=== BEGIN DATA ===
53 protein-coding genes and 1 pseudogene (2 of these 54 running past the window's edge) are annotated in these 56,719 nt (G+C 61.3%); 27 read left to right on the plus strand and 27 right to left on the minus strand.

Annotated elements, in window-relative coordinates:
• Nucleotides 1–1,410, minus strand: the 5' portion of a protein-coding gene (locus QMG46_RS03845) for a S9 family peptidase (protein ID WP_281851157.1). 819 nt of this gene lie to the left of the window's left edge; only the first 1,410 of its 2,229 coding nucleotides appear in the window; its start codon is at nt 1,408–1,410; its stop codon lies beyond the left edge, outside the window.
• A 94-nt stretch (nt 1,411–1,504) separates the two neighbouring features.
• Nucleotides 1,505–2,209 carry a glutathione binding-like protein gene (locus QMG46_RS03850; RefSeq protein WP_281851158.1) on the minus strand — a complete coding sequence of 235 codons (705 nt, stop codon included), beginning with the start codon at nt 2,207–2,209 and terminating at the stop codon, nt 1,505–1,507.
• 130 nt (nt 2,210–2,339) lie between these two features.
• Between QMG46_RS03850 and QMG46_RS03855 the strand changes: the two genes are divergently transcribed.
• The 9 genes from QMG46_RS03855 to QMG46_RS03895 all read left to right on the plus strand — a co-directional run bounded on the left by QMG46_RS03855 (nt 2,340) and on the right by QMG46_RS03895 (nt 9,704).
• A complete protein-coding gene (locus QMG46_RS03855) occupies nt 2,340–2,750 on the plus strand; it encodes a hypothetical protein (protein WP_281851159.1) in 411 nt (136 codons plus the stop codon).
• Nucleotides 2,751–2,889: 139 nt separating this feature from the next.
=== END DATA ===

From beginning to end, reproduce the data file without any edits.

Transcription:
53 protein-coding genes and 1 pseudogene (2 of these 54 running past the window's edge) are annotated in these 56,719 nt (G+C 61.3%); 27 read left to right on the plus strand and 27 right to left on the minus strand.

Annotated elements, in window-relative coordinates:
• Nucleotides 1–1,410, minus strand: the 5' portion of a protein-coding gene (locus QMG46_RS03845) for a S9 family peptidase (protein ID WP_281851157.1). 819 nt of this gene lie to the left of the window's left edge; only the first 1,410 of its 2,229 coding nucleotides appear in the window; its start codon is at nt 1,408–1,410; its stop codon lies beyond the left edge, outside the window.
• A 94-nt stretch (nt 1,411–1,504) separates the two neighbouring features.
• Nucleotides 1,505–2,209 carry a glutathione binding-like protein gene (locus QMG46_RS03850; RefSeq protein WP_281851158.1) on the minus strand — a complete coding sequence of 235 codons (705 nt, stop codon included), beginning with the start codon at nt 2,207–2,209 and terminating at the stop codon, nt 1,505–1,507.
• 130 nt (nt 2,210–2,339) lie between these two features.
• Between QMG46_RS03850 and QMG46_RS03855 the strand changes: the two genes are divergently transcribed.
• The 9 genes from QMG46_RS03855 to QMG46_RS03895 all read left to right on the plus strand — a co-directional run bounded on the left by QMG46_RS03855 (nt 2,340) and on the right by QMG46_RS03895 (nt 9,704).
• A complete protein-coding gene (locus QMG46_RS03855) occupies nt 2,340–2,750 on the plus strand; it encodes a hypothetical protein (protein WP_281851159.1) in 411 nt (136 codons plus the stop codon).
• Nucleotides 2,751–2,889: 139 nt separating this feature from the next.